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I went out for a two hour cycle on Sunday morning for the first time in about 5 years and it was utter bliss. Going to be making a regular thing of it.

Others will have proper advice, but I'd say get a good second hand hybrid off gumtree, and do your research on the correct way to set the seat height

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If you have less than £200(ish) to spend, go second hand. But take a mate who knows bikes with you to look at it.

Personally, I've always ridden mountain bikes since my late teens. The right one is a versatile workhorse suitable for bringing home items of furniture, spending a day in proper mountains to time trialling on the road with a few modifications. That said, the average tourer/hybrid is capable of most of what a mountain bike is.

The prices of new bikes and parts has roughly doubled in the last five years. Personally, I suspect the bike to work scheme has contributed to much of this inflation. The good news is that are tons of second hand parts and bikes. My titanium frame would cost about £1.2K to replace - but I got for £220 secondhand.

Carbon should really be regarded as a consumable item. I'll be very surprised if many of today's carbon frames are still in regular use in 20 years time.

Spend some time on your handlebar, seat and grip choice. Your anatomy will thank you for it.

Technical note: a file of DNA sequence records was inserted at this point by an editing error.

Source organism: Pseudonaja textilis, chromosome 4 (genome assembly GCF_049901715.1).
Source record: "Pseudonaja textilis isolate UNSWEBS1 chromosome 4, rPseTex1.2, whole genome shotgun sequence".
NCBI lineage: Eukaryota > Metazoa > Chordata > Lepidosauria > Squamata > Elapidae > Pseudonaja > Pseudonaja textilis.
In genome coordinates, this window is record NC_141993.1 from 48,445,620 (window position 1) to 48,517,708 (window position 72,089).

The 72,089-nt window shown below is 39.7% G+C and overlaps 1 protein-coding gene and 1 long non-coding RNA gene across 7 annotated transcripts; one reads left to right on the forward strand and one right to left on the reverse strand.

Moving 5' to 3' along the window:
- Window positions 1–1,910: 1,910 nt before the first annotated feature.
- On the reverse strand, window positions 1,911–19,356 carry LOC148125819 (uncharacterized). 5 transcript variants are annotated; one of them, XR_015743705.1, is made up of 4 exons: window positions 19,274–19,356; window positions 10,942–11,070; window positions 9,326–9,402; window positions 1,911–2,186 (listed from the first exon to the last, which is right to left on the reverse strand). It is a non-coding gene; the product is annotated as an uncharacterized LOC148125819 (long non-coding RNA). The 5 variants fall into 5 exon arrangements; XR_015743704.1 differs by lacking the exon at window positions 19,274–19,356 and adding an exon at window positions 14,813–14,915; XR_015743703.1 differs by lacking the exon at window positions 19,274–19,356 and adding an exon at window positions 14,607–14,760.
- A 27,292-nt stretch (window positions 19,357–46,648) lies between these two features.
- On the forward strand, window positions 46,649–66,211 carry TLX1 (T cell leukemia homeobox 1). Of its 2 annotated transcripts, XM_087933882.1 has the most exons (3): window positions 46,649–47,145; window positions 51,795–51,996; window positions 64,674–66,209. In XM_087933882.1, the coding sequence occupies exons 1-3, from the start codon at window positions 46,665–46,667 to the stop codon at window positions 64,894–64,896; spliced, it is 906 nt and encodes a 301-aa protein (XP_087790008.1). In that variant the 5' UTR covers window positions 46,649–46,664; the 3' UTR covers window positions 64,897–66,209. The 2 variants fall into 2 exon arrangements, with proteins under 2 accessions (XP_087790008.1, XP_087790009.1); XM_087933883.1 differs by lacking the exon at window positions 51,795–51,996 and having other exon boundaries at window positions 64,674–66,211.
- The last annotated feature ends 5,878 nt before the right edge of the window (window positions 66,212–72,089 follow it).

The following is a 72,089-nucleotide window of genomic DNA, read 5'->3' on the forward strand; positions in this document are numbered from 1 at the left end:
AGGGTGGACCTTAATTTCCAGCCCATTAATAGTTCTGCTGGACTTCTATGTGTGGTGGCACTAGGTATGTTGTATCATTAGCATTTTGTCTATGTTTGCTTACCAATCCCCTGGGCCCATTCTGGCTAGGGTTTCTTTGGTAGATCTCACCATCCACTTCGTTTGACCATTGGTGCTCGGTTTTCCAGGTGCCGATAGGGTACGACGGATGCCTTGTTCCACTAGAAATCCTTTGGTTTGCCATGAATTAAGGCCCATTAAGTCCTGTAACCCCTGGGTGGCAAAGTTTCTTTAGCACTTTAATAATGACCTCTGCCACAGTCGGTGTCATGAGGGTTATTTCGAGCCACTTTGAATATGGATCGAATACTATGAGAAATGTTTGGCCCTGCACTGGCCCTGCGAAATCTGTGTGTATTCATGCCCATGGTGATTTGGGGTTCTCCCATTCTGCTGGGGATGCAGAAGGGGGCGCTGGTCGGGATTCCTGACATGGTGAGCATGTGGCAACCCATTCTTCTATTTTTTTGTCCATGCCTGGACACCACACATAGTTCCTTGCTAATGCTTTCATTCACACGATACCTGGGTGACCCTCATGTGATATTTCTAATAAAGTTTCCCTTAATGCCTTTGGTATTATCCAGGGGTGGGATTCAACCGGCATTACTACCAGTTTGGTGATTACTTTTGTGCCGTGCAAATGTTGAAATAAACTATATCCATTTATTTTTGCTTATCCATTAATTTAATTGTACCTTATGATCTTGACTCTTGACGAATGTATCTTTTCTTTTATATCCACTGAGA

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The Tour De France saw a big increase in cycle sales and I suspect alot of these are on the second hand market now.

In the last few years they have been making cycle kit in XXXXL sizes so that says it all.

Lots of sales in cycle clothing this week also.

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I went out for a two hour cycle on Sunday morning for the first time in about 5 years and it was utter bliss. Going to be making a regular thing of it.

Others will have proper advice, but I'd say get a good second hand hybrid off gumtree, and do your research on the correct way to set the seat height

I think it was the perfect weather, sunny and a pleasant temperature with no wind, so it got me out for the longest ride yet this summer. Way short of two hours though!

Pushbike? I haven't heard that term since about 1954!